Sometimes it seems as though owners take their dogs for walks and forget what a walk is all about — for their dog. For dogs, a walk is about sights, sounds, and experiences. It’s about checking “p-mail,” sniffing hydrants and trees to find out where the neighbor’s dog or cat last peed. It’s about shoving their faces down a groundhog hole and sniffing until they finally pull their faces out, dirty, blissful, their nostrils full of the smell of wild animals. It’s about munching a particularly tender blade of grass, saying “hello” to a friendly stranger they’d like to greet, lifting a leg on every fire utility pole or tree you pass, splashing in a puddle or creek, or chewing a stick for a brief moment.

This is what walks mean to dogs. It’s a chance to investigate and interact with their environment. It’s mental and physical stimulation.

Many owners approach a walk with the mentality that, “We’re going to walk X route in Y amount of minutes whatever that takes. It will be your exercise for the day and you’d better well like it.” It’s a “Let’s just get this over with” mentality, a “You’re an imposition to me and I’m doing this because I have to, not because I like to,” mentality. For these people and their dogs, walking is a chore. For me, Cuba, and Mokie, more often than not, it’s a game.

Let’s face facts. For many dogs, a daily 30-minute leash walk barely begins to address their true exercise needs. Mokie, my Chow mix, is a very active dog and for her, a walk is certainly more about mental stimulation than it is about physical stimulation. A 30-minute walk is only the beginning for her. If I want to really tire her out, we need to go hiking, backpacking, swimming, or have a long and adventurous romp with some of her favorite doggy pals.

When we go on a walk, I’m walking for my dogs. It’s their chance to just get out there and be dogs, to sniff and explore. If I want to go on a brisk, no-nonsense, let’s-not-stop-for-anything power walk (which happens rarely, I just can’t see the point in walking without at least one dog and would feel utterly naked), I would go without the dogs.

Despite the fact that I’m a trainer, I also don’t insist on perfect obedience from my dogs when we walk. A colleague once said, “Well, my dogs would NEVER pull on the leash because I’m a dog trainer.” Well, la-dee-dah. Dogs are dogs. They move faster than we do and think poop is fascinating. I’m not saying I let my dogs pull me around, but sometimes the leash does go tight. So what? I just stop, wait for the tension to come off the leash, and we start walking again. No biggie.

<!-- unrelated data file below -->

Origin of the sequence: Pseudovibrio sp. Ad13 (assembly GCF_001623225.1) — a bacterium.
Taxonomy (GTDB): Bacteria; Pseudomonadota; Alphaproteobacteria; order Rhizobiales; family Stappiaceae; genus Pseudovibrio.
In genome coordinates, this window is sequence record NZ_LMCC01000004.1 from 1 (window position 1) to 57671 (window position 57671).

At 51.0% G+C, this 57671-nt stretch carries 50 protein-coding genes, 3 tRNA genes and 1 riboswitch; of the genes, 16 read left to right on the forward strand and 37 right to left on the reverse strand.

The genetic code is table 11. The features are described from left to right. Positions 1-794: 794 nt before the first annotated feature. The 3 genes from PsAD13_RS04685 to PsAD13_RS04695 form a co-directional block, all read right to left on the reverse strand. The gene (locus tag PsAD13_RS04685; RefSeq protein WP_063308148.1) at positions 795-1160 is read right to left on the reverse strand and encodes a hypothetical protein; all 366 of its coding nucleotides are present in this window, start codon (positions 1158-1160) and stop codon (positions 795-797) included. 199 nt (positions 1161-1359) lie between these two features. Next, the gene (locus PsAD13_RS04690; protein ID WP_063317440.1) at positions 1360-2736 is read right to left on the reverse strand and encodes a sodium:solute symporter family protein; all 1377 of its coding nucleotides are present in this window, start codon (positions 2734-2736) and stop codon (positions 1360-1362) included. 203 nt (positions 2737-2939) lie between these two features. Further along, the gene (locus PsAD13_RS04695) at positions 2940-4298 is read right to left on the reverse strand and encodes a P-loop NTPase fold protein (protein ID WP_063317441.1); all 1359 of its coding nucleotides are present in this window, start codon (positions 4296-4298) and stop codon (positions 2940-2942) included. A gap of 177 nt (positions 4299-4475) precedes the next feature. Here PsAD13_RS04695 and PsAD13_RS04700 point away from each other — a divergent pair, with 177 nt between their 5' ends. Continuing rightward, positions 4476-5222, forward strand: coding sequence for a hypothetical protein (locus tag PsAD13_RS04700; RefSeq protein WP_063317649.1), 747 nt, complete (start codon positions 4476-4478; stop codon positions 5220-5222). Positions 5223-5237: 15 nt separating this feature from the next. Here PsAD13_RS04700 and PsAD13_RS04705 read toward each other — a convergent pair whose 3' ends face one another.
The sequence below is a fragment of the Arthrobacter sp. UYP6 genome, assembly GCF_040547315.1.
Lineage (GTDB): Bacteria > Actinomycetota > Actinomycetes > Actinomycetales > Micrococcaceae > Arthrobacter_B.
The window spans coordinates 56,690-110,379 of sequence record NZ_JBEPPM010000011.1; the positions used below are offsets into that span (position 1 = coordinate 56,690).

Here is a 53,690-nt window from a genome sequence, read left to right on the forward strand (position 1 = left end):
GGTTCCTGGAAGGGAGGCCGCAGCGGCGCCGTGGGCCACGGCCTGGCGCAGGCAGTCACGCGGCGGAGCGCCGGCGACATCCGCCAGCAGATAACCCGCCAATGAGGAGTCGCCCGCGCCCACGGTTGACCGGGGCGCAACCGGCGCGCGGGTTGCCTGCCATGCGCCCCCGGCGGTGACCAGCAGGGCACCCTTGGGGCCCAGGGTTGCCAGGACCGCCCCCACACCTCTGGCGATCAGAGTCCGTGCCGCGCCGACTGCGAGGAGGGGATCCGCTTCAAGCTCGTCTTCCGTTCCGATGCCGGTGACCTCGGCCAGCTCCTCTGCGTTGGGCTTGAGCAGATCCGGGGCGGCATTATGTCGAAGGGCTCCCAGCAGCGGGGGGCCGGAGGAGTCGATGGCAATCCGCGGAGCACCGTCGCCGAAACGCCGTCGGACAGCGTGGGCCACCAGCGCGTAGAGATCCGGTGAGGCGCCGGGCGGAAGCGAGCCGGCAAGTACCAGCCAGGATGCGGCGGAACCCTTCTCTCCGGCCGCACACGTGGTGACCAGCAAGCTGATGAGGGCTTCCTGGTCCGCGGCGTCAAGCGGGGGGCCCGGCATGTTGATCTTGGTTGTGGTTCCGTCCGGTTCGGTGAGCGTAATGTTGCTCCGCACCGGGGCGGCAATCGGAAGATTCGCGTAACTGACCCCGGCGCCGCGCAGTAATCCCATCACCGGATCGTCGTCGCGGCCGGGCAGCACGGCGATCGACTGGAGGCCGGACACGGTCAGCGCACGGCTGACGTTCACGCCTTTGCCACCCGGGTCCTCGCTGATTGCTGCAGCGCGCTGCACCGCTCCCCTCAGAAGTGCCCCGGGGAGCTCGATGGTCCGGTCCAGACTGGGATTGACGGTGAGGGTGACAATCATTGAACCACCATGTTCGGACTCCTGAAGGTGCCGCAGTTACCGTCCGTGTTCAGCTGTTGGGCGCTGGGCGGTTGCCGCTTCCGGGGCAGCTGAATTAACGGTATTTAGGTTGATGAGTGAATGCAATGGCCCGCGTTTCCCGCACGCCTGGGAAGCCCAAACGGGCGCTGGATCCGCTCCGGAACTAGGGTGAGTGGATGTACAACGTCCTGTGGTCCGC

I do use equipment as a cue for the type of walk we’re having. If I’m going on a training walk, where we’ll work on heeling or obedience, my dogs can wear their collars and six-foot leashes. If we’re going for fun, a “for the dogs” walk, they get to wear front-clip harnesses and a long-line or flexi leash. (For dogs — and owners of dogs -– who are not already trained to walk politely on a regular leash, a flexi leash can be a safety risk and inhibit the learning of appropriate leash manners.) When they have those “clothes” on, they know they’re off the hook. It’s dog time –- do whatever you want. Sure, I’ll still call them back and reinforce the behavior for coming, ask for a few steps in heel and reward with a chance to shove their face in a hole dug by a woodchuck, or ask for a few hand targets and reward with a stick tossed into the creek for retrieving.

But my dogs aren’t always “on.” They’re not always performing, I’m not always rigid. I don’t spend every second we’re together thinking of criteria, reinforcement schedules, and so on. I think of behaviors I like, and I look for ways to make it fun for them to offer those behaviors by giving them the things they want and need. Yes, dogs do NEED to sniff things and interact with their environment.

Sometimes, I’m not even a dog trainer, I’m just She Who Likes to Have Fun With Dogs.

I don’t want robots, I want canines. Yes, I find their good behavior rewarding and fulfilling. It makes me proud to know how wonderful my dogs are. But at the same time, I want them to have plenty of opportunities to just do the things that they like to do, even if means that they’re sniffing for 30 minutes out of a 45-minute walk, and we make it around only four or five blocks instead of a few miles. Sometimes, I let the dogs pick the route we take on our walk. Something smells good on Fairview Avenue? Let’s go that way instead of taking Riverside today!